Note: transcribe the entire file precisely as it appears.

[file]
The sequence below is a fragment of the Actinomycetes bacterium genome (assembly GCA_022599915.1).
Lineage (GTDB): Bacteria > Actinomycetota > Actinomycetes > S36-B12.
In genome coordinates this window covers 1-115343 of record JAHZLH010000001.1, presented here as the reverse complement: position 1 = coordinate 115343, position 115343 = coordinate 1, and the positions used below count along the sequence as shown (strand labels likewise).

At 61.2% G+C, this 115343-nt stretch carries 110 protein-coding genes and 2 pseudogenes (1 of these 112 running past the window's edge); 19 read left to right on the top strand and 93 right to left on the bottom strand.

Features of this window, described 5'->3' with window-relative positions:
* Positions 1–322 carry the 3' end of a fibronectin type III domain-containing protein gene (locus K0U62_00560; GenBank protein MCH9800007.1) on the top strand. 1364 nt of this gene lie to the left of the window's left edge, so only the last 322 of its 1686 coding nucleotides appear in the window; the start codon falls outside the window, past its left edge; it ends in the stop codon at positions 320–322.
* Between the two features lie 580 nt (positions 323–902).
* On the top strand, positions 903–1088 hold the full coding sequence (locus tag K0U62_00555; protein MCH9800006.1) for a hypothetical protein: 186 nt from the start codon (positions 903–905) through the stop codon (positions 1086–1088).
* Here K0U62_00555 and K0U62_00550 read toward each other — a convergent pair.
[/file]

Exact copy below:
The sequence below is a fragment of the Actinomycetes bacterium genome (assembly GCA_022599915.1).
Lineage (GTDB): Bacteria > Actinomycetota > Actinomycetes > S36-B12.
In genome coordinates this window covers 1-115343 of record JAHZLH010000001.1, presented here as the reverse complement: position 1 = coordinate 115343, position 115343 = coordinate 1, and the positions used below count along the sequence as shown (strand labels likewise).

At 61.2% G+C, this 115343-nt stretch carries 110 protein-coding genes and 2 pseudogenes (1 of these 112 running past the window's edge); 19 read left to right on the top strand and 93 right to left on the bottom strand.

Features of this window, described 5'->3' with window-relative positions:
* Positions 1–322 carry the 3' end of a fibronectin type III domain-containing protein gene (locus K0U62_00560; GenBank protein MCH9800007.1) on the top strand. 1364 nt of this gene lie to the left of the window's left edge, so only the last 322 of its 1686 coding nucleotides appear in the window; the start codon falls outside the window, past its left edge; it ends in the stop codon at positions 320–322.
* Between the two features lie 580 nt (positions 323–902).
* On the top strand, positions 903–1088 hold the full coding sequence (locus tag K0U62_00555; protein MCH9800006.1) for a hypothetical protein: 186 nt from the start codon (positions 903–905) through the stop codon (positions 1086–1088).
* Here K0U62_00555 and K0U62_00550 read toward each other — a convergent pair.